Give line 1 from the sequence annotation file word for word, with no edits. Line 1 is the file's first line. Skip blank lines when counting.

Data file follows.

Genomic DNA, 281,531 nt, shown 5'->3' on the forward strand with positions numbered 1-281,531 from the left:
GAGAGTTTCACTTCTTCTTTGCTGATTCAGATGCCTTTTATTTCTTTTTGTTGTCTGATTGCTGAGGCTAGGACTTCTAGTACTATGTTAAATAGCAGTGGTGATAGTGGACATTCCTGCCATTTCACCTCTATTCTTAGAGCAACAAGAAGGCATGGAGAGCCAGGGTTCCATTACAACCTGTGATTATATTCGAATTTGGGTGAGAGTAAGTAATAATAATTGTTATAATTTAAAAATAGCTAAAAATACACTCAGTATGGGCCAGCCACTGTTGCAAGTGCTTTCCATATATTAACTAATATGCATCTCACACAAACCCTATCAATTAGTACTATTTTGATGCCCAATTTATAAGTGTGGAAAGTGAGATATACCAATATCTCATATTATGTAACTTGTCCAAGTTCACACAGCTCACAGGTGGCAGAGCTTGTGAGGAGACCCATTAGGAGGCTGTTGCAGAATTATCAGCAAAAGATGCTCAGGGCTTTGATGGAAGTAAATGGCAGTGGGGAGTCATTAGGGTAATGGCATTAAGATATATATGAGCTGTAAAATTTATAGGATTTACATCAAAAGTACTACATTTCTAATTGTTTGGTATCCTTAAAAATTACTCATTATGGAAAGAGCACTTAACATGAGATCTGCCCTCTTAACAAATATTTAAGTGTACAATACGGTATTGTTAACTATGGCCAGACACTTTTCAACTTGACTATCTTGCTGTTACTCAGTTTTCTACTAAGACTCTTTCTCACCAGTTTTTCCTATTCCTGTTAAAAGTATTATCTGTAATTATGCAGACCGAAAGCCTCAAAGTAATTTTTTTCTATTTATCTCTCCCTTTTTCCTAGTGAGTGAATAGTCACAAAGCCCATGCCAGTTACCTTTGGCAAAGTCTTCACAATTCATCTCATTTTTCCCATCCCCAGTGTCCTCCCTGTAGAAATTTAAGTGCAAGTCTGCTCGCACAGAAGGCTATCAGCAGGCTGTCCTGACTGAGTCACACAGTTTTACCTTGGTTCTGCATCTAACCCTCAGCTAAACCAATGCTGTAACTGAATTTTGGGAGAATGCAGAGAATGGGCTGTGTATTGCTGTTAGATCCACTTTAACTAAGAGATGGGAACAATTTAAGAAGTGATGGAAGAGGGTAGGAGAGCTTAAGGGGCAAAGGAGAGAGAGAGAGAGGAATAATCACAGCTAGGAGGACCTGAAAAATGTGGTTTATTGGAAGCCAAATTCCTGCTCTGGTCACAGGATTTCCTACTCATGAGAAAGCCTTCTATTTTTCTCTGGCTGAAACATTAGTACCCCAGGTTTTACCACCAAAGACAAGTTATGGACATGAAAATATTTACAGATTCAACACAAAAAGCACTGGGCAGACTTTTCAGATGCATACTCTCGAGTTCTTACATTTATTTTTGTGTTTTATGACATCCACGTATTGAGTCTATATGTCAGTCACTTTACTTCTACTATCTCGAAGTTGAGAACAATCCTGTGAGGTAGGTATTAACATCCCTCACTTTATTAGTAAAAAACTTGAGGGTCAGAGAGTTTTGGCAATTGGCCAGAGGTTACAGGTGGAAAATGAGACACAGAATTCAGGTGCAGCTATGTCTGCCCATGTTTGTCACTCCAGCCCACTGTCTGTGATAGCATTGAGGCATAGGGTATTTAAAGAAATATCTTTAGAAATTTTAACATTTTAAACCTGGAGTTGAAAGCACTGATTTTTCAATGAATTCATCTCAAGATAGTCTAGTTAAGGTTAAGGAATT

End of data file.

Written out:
Genomic DNA, 281,531 nt, shown 5'->3' on the forward strand with positions numbered 1-281,531 from the left: